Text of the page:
World Lion Day 2019

World-Lions-Day-2019 Poster

World Lion Day 2019 Today, we share a lot of good news! Unbelievable, since the last World Lion Day in 2018, a lot has happened and it looks as if the coming 365 days might provide us with a lot of turning points. So let’s start with the small steps! Small steps at a time, in another part of the world, in the Republic of Crimea Together with Crimean advocates, Captive Wildlife Watchdog fights to close down Oleg Zubkov’s Taigan Lion Park. In this part of the world, there is almost no education of visitors happening. They are hungry to touch, play, and engage in activities that create memories for them. Children are especially excited to come face to face with beasts. The Crimean High Court recently banned the Walking with Lions in Taigan Park. A win and equally important, one step closer for the many advocates lobbying the closure

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State of the Lion: Fragility of a Flagship Species

© Lions4Lions - Kalahari Lioness staring intensively

The draft report titled State of the Lion: Fragility of a Flagship Species, by Amy Dickman and Amy Hinks from the Wildlife Conservation Research Unit at the University of Oxford, says wild lions have vanished from 95% of their historic range. “In countries like Malawi, the approximate wild lion population is five, 30 in Nigeria, 25 in Angola, 22 in Rwanda and 20 in Niger. Countries with larger populations include Tanzania (8176), Kenya (1825), Mozambique (1295), South Africa (2070), Zimbabwe (1709) and Zambia (1095).“ Johannesburg – There are only around 22 509 wild lions left in Africa, according to a recent draft analysis on the fragility of the continent’s lion populations. There are more wild rhinos than wild lions The study notes how there are more wild rhinos than wild lions, 14 times more African elephants and wild gorillas than wild lions and nearly 350 000 people for every one

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Disgusting find at a follow-up visit by the NSPCA at Jan Steinmanns Farm

Lions found in apalling conditions

NSPCA at Jan Steinmanns Farm – Update 6. August 2019 In a yesterdays IOL article, more gruesome pictures came up. “However, Dr Caldwell believes that the cubs were taken away from their mothers too early and suffered nutritional deficiencies, which compromised their immune system.” This is a standard procedure at all Lion/Predator breeding facilities to bring the female back into oestrus to make sure she produces more cubs as soon as possible. This procedure is not only standard at the 300+ breeding-for-bone-sales-facilities but also at the hundreds of petting and walking scam roadside zoos and Scamtuaries. “Dr Ras fears that this is not an isolated case and that many other cubs may suffer the same fate on some of the 300+ lion breeding farms around the country. At least one-third of these facilities breed lions for the lion bone trade. ” We are sure that this is not an isolated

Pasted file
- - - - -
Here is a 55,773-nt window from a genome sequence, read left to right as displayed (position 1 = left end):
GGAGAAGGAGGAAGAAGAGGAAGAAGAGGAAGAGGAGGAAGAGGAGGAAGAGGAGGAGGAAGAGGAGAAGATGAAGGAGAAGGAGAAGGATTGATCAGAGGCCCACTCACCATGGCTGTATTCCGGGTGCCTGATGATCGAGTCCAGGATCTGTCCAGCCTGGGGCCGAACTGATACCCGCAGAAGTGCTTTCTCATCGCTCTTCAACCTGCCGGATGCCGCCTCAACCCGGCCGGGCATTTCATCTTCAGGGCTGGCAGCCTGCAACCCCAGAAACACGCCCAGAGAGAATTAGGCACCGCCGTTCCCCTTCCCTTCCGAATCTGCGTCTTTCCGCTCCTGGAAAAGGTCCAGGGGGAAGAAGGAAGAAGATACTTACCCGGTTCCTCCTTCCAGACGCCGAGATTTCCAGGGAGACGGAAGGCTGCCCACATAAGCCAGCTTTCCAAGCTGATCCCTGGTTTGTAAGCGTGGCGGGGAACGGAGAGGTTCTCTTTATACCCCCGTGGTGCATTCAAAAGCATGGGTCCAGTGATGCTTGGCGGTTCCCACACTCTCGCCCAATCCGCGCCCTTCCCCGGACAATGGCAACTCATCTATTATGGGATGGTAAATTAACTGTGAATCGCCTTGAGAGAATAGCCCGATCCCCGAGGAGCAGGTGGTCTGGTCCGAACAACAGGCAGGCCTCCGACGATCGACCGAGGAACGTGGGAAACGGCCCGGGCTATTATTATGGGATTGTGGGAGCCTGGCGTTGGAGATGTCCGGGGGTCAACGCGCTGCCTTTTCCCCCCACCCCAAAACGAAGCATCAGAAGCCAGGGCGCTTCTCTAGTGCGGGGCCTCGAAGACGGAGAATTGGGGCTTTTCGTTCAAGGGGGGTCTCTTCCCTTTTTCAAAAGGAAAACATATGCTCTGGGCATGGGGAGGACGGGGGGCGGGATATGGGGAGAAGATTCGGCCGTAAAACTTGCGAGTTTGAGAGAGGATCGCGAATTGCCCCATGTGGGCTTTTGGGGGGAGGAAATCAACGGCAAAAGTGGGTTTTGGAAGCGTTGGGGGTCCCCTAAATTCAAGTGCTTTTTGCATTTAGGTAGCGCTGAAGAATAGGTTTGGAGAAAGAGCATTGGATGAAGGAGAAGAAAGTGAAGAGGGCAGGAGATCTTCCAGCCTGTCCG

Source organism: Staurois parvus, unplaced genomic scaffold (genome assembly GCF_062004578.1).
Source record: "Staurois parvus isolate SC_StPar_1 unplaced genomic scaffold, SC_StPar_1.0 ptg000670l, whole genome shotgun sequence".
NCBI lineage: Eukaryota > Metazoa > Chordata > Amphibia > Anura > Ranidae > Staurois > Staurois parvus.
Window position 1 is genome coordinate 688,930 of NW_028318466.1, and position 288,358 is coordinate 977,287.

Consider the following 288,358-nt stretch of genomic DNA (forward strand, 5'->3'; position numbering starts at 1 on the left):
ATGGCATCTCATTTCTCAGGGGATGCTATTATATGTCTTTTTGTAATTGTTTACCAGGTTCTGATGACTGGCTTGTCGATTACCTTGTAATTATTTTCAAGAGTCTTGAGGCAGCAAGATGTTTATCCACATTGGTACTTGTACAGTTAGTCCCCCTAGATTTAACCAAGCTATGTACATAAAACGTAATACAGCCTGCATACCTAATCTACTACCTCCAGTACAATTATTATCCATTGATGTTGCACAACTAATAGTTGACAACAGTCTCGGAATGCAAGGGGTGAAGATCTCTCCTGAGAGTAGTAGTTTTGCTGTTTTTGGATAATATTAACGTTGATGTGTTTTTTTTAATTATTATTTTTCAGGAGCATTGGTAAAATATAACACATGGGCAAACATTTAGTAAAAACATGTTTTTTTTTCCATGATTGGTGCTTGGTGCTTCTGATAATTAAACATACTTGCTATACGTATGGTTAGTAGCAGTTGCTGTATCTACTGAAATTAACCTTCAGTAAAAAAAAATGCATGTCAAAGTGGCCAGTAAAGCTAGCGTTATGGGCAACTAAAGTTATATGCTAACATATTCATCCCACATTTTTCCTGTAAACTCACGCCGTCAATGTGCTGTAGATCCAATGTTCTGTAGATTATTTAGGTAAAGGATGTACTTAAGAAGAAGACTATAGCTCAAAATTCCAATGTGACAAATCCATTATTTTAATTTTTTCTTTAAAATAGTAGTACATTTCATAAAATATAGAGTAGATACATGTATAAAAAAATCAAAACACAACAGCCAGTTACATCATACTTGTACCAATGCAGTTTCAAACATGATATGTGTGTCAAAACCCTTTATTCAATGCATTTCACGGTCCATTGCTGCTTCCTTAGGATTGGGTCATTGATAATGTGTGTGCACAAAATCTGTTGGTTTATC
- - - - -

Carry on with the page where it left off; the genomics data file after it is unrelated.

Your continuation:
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Lions may be extinct in 2050? What can I do?

Lions may be extinct in 2050? What can I do?

Lions may be extinct in 2050? What can I do? What can we do?  1. Firstly become informed. That means reading up as much as you can about canned hunting, captive lion breeding, cub petting, lion walks and the lion bone trade. Knowledge is power. You will find most of the information you need for this on our website and up-to-date information on our Lions4Lions Facebook group. Lions are threatened all over Africa. Loss of habitat, poisoning and illegal bushmeat trade, poaching and snaring are their biggest threat in all Eastern African countries. All these factors are responsible that wild Lions may be extinct in 2050.  2. Grasp the facts! Start lobbying your local MPs, Councillors, Ministers, Senators. If you live abroad, contact the South African Embassy near you. Great strides were made in the past because one person started to do that very thing. Never think that one voice

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Cecil the Lion – Remembering Cecil who died 4 years ago, living his last 11 hours in pain and suffering

Remembering Cecil the Lion

Today, we remember CECIL the Lion! It is 4 YEARS since CECIL the lion was shot with a crossbow by the trophy hunter, Walter Palmer. His last 11 hours were lived in pain and suffering. When Walter Palmer, the Minnesota dentist and avid trophy hunter, killed Cecil the Lion in July 2015, the incident ignited a furor. For Oxford University biologist Andrew Loveridge, who had been studying Cecil for the past eight years, it was devastating.  An excerpt of Lion Hearted: The Life and Death of Cecil and the Future of Africa’s Iconic Cats – Andrew Loveridge – REGAN ARTS Cecil, the 12-year-old male lion, padded along the dirt track with leisurely strides, soundless except for the crystal scratch of sand under his soup plate–size feet. His coal-black mane proclaimed his status as the undisputed king of this part of the savanna. He paused only to scent-spray roadside bushes, maintaining his domain’s